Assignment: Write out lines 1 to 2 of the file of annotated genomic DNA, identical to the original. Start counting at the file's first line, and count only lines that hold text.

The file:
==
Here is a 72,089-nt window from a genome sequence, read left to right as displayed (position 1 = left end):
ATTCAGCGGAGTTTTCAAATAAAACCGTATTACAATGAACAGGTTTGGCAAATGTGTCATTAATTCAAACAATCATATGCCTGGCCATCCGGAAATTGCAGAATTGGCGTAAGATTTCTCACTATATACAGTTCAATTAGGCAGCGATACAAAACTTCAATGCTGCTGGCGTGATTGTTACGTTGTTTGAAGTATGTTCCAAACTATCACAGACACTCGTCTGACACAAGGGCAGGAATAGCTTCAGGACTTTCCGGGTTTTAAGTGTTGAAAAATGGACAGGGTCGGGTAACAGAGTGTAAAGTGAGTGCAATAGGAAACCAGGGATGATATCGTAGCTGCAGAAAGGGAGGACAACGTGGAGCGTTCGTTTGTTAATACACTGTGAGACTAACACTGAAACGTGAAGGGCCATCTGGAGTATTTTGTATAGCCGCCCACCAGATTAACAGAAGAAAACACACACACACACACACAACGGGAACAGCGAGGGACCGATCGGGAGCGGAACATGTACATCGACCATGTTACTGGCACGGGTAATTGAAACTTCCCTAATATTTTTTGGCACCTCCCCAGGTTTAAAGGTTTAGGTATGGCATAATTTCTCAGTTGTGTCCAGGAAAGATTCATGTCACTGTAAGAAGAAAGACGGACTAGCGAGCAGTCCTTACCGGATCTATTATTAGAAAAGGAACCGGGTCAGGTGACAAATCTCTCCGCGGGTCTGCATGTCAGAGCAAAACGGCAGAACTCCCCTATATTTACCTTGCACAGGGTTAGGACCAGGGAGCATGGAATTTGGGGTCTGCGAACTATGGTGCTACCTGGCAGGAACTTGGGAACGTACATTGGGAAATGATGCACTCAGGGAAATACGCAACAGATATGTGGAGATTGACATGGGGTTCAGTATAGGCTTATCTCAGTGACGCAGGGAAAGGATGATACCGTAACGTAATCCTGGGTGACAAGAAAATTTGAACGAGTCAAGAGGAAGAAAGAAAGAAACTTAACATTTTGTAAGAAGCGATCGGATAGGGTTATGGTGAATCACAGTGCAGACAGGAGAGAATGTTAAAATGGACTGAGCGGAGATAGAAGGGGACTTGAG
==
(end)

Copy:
Here is a 72,089-nt window from a genome sequence, read left to right as displayed (position 1 = left end):
ATTCAGCGGAGTTTTCAAATAAAACCGTATTACAATGAACAGGTTTGGCAAATGTGTCATTAATTCAAACAATCATATGCCTGGCCATCCGGAAATTGCAGAATTGGCGTAAGATTTCTCACTATATACAGTTCAATTAGGCAGCGATACAAAACTTCAATGCTGCTGGCGTGATTGTTACGTTGTTTGAAGTATGTTCCAAACTATCACAGACACTCGTCTGACACAAGGGCAGGAATAGCTTCAGGACTTTCCGGGTTTTAAGTGTTGAAAAATGGACAGGGTCGGGTAACAGAGTGTAAAGTGAGTGCAATAGGAAACCAGGGATGATATCGTAGCTGCAGAAAGGGAGGACAACGTGGAGCGTTCGTTTGTTAATACACTGTGAGACTAACACTGAAACGTGAAGGGCCATCTGGAGTATTTTGTATAGCCGCCCACCAGATTAACAGAAGAAAACACACACACACACACACAACGGGAACAGCGAGGGACCGATCGGGAGCGGAACATGTACATCGACCATGTTACTGGCACGGGTAATTGAAACTTCCCTAATATTTTTTGGCACCTCCCCAGGTTTAAAGGTTTAGGTATGGCATAATTTCTCAGTTGTGTCCAGGAAAGATTCATGTCACTGTAAGAAGAAAGACGGACTAGCGAGCAGTCCTTACCGGATCTATTATTAGAAAAGGAACCGGGTCAGGTGACAAATCTCTCCGCGGGTCTGCATGTCAGAGCAAAACGGCAGAACTCCCCTATATTTACCTTGCACAGGGTTAGGACCAGGGAGCATGGAATTTGGGGTCTGCGAACTATGGTGCTACCTGGCAGGAACTTGGGAACGTACATTGGGAAATGATGCACTCAGGGAAATACGCAACAGATATGTGGAGATTGACATGGGGTTCAGTATAGGCTTATCTCAGTGACGCAGGGAAAGGATGATACCGTAACGTAATCCTGGGTGACAAGAAAATTTGAACGAGTCAAGAGGAAGAAAGAAAGAAACTTAACATTTTGTAAGAAGCGATCGGATAGGGTTATGGTGAATCACAGTGCAGACAGGAGAGAATGTTAAAATGGACTGAGCGGAGATAGAAGGGGACTTGAG